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Multiple wildfires have ravaged the western United States in the past month, scattering particles of ash and smoke into the air. On Wednesday, residents across the West, woke up to a dark, bronzed sky that nearly shut out all daylight.

But as people tried to capture the scene, many noticed a strange phenomenon: Certain photographs and videos of the weird orange sky seemed to wash it out, as if to erase the danger. In some cases, the scene seemed to revert to a neutral gray, making it impossible for the people experiencing the problem to document it and share it with others.

The cause of this is interestingly simple and unsettling.

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The un-oranged images were caused by one of the most basic features of digital cameras, their ability to infer what color is in an image based on the lighting conditions in which it is taken. Like the people looking up at it, the software never expected the sky to be bathed in orange.

You see, digital photography camera sensors are color-blind – they see only brightness, and engineers had to trick them into reproducing color using algorithms. A process called “white balance” replaced the chemical, color tone of film. But automatic white balance isn’t terribly reliable. Under the blood-red San Francisco sky, white balance did not have a reference against which to calibrate accurately. Because everything was red, the software assumed that the entire scene was generally neutral. (Note that this is not a problem of digital photography alone. The same problems exist for film cameras: Different stocks of film and development processes had their own renditions of color) (source)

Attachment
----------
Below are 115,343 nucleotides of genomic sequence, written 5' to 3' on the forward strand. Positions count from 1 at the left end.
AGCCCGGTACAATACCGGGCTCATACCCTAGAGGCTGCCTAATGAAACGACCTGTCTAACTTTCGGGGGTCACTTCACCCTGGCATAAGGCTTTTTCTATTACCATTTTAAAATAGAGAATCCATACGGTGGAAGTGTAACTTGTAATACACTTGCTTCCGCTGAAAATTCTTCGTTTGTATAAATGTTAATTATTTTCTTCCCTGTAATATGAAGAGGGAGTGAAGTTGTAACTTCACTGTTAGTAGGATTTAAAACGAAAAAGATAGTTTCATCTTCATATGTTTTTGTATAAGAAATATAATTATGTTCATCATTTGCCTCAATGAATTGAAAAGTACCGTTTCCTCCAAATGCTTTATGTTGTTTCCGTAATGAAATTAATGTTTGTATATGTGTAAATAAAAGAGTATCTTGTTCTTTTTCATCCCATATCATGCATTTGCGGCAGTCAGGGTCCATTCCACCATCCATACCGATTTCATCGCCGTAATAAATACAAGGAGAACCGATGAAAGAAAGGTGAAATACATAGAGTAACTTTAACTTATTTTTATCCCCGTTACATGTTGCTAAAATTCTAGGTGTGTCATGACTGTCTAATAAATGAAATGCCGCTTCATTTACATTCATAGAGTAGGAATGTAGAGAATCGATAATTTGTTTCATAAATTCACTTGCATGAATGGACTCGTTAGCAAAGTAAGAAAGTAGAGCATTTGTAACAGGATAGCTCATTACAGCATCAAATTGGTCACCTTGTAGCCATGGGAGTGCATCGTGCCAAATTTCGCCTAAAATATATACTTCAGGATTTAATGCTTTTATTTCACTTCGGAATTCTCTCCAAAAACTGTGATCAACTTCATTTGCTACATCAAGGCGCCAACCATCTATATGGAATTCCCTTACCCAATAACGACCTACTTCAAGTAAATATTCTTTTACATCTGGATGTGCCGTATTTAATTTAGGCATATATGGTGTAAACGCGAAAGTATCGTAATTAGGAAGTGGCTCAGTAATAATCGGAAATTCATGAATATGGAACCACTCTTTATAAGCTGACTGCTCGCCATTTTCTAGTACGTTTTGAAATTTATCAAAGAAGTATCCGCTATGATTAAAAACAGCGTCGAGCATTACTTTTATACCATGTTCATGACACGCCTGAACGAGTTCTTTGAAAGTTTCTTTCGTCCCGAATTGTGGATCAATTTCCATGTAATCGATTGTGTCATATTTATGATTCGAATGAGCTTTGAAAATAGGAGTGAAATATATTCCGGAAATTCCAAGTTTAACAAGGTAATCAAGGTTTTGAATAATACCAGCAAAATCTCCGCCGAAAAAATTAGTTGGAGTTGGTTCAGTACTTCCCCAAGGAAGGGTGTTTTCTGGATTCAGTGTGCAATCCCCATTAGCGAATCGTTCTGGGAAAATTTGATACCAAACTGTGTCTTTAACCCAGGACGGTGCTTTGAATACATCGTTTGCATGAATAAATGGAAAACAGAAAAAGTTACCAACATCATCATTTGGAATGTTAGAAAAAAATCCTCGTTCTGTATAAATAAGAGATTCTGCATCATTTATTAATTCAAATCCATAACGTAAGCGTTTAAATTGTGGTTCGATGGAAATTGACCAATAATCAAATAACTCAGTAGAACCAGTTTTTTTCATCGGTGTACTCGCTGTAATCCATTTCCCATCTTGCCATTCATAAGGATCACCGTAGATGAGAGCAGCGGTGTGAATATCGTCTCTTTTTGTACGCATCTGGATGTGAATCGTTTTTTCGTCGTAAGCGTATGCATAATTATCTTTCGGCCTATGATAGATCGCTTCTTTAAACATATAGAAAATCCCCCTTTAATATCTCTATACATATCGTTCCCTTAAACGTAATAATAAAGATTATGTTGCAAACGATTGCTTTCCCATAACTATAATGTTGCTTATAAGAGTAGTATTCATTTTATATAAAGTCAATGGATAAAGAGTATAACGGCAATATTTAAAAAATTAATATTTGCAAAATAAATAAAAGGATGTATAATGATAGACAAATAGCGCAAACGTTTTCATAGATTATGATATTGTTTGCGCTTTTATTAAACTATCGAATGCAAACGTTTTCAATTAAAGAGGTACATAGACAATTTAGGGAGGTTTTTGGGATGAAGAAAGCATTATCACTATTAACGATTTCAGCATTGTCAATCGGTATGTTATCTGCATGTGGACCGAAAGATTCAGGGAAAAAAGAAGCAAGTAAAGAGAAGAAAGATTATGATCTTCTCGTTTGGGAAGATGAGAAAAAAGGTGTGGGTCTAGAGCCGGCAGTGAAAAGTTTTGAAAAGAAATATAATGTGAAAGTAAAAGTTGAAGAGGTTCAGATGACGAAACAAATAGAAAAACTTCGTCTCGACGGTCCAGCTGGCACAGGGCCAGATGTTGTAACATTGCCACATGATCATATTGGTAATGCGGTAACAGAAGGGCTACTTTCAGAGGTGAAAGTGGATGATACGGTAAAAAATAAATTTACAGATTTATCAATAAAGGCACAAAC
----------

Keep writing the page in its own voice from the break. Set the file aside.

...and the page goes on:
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Do you see now?

The most certain things in life, are the ones you need to question.

You see colors.

And yet…

Do you see colors?

Related article: Philosophy of colours: Do they exist?

When people started to figure out what was going on, they downloaded apps allowing them to set the white balance on their own.

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And the colors were ‘corrected’.
But wait a minute…
How does our eye determine color?

How are you certain that you see what you see?

How do you know that you know what you know?

What if someone else sees something else?

In a cosmos full of red, the algorithms thought everything was grey.

Close your eyes.

In a cosmos full of senses and light, could you see everything black?